United States District Court, N.D. Illinois, Eastern Division
For U.S. Equal Employment Opportunity Commission, Plaintiff: Brandi Lorraine Davis, John C. Hendrickson, LEAD ATTORNEY, Equal Employment Opportunity Commission, Chicago, IL; June Wallace Calhoun, Diane Ilene Smason, LEAD ATTORNEY, United States Equal Employment Opportunity Commission, Chicago, IL.
For Professional Freezing Services, LLC, Defendant: Elizabeth Hubbard, LEAD ATTORNEY, Elizabeth Hubbard Law Firm LLC, Chicago, IL; Brian Dean Ekstrom, John C. O'Connor, Pappas Davidson O'Connor & Fildes, P.C., Chicago, IL.
MEMORANDUM OPINION AND ORDER
Rubén Castillo, Chief United States District Judge.
The Equal Employment Opportunity Commission (" EEOC" ) brings this suit against Professional Freezing Services, LLC (" Defendant" ), alleging that Defendant refused to hire William Harvel on the basis of his disability in violation of Title I of the Americans with Disabilities Act of 1990 (" ADA" ), 42 U.S.C. § 12101 et seq., and Title I of the Civil Rights Act of 1991, 42 U.S.C. § 1981a. Presently before the Court is Defendant's motion to dismiss the complaint pursuant to Federal Rule of Civil Procedure 12(b)(6). For the reasons set forth below, Defendant's motion is denied.
William Harvel is an individual who suffers from prostate cancer. (R. 1, Compl. ¶ 11.) Despite this disability, Harvel was able to perform the essential functions of a warehouse manager at all times relevant to the events that give rise to this suit. ( Id. ¶ 13.) Defendant is a business in the Northern District of Illinois that employs at least fifteen people. ( Id. ¶ 4.) Harvel filed a charge of discrimination with the EEOC alleging that Defendant had violated Title I of the ADA. ( Id. ¶ 7.) On March 15, 2013, the EEOC found reasonable cause to determine that Defendant had violated Title I of the ADA by refusing to hire Harvel because of his disability, and it invited Defendant to engage in informal conciliation efforts. ( Id. ¶ 8-9.) On April 5, 2013, the EEOC informed Defendant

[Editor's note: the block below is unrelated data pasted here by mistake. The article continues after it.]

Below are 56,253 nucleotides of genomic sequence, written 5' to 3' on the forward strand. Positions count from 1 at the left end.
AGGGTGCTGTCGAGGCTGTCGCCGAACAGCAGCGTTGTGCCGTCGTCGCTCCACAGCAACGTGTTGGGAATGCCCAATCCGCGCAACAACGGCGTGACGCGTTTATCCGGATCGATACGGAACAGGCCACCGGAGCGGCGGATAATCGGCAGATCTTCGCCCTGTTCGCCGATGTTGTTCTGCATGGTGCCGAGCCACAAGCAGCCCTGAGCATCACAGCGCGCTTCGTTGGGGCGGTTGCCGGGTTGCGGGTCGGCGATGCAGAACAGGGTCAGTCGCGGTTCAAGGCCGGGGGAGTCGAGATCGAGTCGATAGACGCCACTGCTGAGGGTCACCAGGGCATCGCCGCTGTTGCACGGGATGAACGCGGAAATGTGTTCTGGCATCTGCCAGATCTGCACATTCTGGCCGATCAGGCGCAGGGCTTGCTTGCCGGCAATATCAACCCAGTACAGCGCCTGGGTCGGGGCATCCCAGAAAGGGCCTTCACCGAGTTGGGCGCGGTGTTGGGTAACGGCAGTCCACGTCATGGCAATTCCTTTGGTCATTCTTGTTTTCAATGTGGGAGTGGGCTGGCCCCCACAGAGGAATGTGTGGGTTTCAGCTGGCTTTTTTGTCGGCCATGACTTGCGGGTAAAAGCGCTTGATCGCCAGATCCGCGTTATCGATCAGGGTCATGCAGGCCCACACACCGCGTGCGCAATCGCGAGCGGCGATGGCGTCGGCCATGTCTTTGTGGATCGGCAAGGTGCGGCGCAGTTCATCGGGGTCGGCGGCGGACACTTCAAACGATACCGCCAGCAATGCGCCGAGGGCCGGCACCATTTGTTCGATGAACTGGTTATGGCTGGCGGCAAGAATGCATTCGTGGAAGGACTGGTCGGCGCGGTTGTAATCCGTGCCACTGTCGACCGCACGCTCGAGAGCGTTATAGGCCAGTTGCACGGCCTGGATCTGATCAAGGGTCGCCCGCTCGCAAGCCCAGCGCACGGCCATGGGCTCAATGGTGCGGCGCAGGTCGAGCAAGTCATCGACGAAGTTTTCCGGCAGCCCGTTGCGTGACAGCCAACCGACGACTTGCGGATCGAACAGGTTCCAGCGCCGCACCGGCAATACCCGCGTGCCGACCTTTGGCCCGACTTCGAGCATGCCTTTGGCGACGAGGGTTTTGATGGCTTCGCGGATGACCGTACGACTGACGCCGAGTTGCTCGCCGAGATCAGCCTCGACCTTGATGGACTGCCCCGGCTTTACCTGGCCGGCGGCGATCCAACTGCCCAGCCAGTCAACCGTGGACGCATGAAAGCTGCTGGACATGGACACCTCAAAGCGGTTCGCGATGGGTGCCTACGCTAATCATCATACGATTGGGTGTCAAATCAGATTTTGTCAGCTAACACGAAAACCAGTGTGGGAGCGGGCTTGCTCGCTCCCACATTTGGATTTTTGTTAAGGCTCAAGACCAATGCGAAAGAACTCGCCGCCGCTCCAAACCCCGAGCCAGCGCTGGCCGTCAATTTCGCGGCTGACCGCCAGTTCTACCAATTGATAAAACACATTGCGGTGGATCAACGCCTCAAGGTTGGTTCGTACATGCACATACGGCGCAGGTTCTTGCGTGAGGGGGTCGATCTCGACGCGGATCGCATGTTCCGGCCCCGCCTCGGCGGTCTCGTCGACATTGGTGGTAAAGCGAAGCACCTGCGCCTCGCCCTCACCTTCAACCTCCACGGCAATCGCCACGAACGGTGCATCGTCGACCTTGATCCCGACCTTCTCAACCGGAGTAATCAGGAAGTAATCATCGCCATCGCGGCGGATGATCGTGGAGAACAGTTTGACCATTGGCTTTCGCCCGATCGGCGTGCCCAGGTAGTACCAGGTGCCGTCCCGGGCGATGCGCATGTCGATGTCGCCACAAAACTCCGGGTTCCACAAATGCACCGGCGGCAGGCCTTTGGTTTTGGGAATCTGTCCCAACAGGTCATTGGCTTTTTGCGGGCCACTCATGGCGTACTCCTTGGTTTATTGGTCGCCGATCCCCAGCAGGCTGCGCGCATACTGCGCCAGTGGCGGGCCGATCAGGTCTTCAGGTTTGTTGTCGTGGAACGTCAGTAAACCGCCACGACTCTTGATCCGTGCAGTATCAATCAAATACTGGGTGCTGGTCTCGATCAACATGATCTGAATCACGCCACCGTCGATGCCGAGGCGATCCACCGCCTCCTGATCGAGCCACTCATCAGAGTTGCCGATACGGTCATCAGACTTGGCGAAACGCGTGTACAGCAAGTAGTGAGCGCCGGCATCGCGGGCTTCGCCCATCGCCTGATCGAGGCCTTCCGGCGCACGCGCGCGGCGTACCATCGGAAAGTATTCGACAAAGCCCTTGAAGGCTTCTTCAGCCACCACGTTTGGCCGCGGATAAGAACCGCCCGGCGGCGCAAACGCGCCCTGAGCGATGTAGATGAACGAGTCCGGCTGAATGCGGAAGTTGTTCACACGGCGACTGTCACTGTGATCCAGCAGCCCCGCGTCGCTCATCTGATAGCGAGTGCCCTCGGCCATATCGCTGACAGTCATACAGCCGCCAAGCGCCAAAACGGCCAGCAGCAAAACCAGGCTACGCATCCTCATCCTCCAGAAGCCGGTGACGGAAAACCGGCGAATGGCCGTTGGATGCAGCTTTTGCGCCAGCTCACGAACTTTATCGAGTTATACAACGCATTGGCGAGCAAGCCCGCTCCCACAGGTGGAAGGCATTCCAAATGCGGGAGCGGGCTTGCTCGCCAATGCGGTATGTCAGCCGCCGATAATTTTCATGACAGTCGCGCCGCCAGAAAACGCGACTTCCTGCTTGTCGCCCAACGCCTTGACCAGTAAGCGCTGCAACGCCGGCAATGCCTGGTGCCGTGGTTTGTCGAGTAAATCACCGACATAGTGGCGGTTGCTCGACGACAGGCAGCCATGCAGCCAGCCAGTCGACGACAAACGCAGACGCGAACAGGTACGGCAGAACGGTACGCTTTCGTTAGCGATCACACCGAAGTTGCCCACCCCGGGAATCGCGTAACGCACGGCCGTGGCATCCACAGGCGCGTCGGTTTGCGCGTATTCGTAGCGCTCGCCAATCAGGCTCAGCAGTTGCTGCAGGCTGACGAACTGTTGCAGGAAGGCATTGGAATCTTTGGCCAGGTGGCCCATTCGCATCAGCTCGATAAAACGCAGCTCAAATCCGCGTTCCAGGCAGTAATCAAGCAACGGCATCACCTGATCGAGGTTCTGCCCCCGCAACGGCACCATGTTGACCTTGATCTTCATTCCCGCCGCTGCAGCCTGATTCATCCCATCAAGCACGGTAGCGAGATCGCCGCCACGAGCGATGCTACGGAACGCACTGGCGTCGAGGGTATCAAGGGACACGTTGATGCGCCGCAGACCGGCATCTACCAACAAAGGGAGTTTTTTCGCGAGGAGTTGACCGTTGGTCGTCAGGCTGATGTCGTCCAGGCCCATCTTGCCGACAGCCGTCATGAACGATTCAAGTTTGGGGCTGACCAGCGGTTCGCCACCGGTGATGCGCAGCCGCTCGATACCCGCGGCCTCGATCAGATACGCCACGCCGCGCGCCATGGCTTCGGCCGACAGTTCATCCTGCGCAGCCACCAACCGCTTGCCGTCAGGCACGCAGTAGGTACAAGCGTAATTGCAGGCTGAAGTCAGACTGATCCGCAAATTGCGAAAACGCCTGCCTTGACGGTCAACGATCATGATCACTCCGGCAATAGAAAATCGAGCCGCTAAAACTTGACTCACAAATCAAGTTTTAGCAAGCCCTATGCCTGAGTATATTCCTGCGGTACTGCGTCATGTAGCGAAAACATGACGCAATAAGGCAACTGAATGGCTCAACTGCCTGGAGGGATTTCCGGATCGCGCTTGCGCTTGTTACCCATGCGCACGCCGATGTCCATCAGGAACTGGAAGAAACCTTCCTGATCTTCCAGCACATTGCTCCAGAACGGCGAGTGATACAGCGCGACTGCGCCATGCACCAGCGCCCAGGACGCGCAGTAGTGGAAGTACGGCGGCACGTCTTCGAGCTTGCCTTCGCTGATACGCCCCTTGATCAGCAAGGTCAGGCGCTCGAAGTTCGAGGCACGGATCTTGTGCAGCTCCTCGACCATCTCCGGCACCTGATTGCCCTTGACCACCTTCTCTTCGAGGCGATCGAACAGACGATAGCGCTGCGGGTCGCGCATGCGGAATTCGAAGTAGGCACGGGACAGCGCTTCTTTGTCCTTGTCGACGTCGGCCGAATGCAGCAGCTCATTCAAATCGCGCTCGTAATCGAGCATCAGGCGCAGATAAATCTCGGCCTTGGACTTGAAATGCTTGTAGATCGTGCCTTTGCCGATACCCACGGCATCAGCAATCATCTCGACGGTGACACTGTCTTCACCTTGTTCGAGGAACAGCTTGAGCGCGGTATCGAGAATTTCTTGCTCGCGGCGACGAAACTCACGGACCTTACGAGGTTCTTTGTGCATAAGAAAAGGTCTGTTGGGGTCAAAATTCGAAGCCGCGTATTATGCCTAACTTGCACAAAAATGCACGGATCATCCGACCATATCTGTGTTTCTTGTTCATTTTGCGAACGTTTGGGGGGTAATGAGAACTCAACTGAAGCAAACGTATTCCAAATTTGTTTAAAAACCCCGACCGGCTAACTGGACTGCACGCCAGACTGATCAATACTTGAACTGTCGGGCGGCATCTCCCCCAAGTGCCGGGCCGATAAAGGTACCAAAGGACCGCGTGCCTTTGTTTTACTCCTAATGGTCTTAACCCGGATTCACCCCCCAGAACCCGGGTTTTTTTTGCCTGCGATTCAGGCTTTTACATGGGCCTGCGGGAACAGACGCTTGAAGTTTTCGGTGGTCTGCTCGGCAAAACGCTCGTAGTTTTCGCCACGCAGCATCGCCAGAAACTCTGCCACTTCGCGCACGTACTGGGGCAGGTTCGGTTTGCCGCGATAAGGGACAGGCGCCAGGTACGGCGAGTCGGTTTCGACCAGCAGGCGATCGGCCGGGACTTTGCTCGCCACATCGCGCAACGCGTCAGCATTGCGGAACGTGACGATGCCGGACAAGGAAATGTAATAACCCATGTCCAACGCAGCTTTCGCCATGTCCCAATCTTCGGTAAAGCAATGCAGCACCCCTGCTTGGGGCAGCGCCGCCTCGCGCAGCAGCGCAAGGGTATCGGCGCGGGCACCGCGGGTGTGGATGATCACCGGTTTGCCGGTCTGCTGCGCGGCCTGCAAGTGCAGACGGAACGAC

by letter that an acceptable conciliation agreement had not been reached. ( Id. ¶ 10.) The EEOC filed this action on June 5, 2013, alleging that Defendant intentionally deprived Harvel of equal employment opportunities in violation of Title I of the ADA by refusing to hire him on the basis of his disability. ( Id. ¶ ¶ 12, 14, 15.) Defendant moved to dismiss the complaint pursuant to Federal Rule of Civil Procedure 12(b)(6) on July 1, 2013. (R. 8, Def.'s Mot.) The EEOC filed its response on September 26, 2013, (R. 13, Pl.'s Resp.), and Defendant filed its reply on October 11, 2013, (R. 22, Def.'s Reply).
A motion under Rule 12(b)(6) " challenges the sufficiency of the complaint to state a claim upon which relief may be granted." Hallinan v. Fraternal Order of Police of Chi. Lodge No. 7, 570 F.3d 811, 820 (7th Cir. 2009). When reviewing a Rule 12(b)(6) motion to dismiss, the Court construes the complaint in the light most favorable to the nonmoving party, accepts all well-pleaded factual allegations as true, and draws all reasonable inferences in the non-movant's favor. Tamayo v. Blagojevich, 526 F.3d 1074, 1081 (7th Cir. 2008). Pursuant to Rule 8(a)(2), a complaint must contain " a 'short and plain statement of the claim showing that the pleader is entitled to relief,' sufficient to provide the defendant with 'fair notice' of the claim and its basis." Id. (quoting Fed.R.Civ.P. 8(a)(2) and Bell A. Corp. v. Twombly, 550 U.S. 544, 555, 127 S.Ct. 1955, 167 L.Ed.2d 929 (2007)). " Detailed factual allegations" are not required, but the complaint " must contain sufficient ...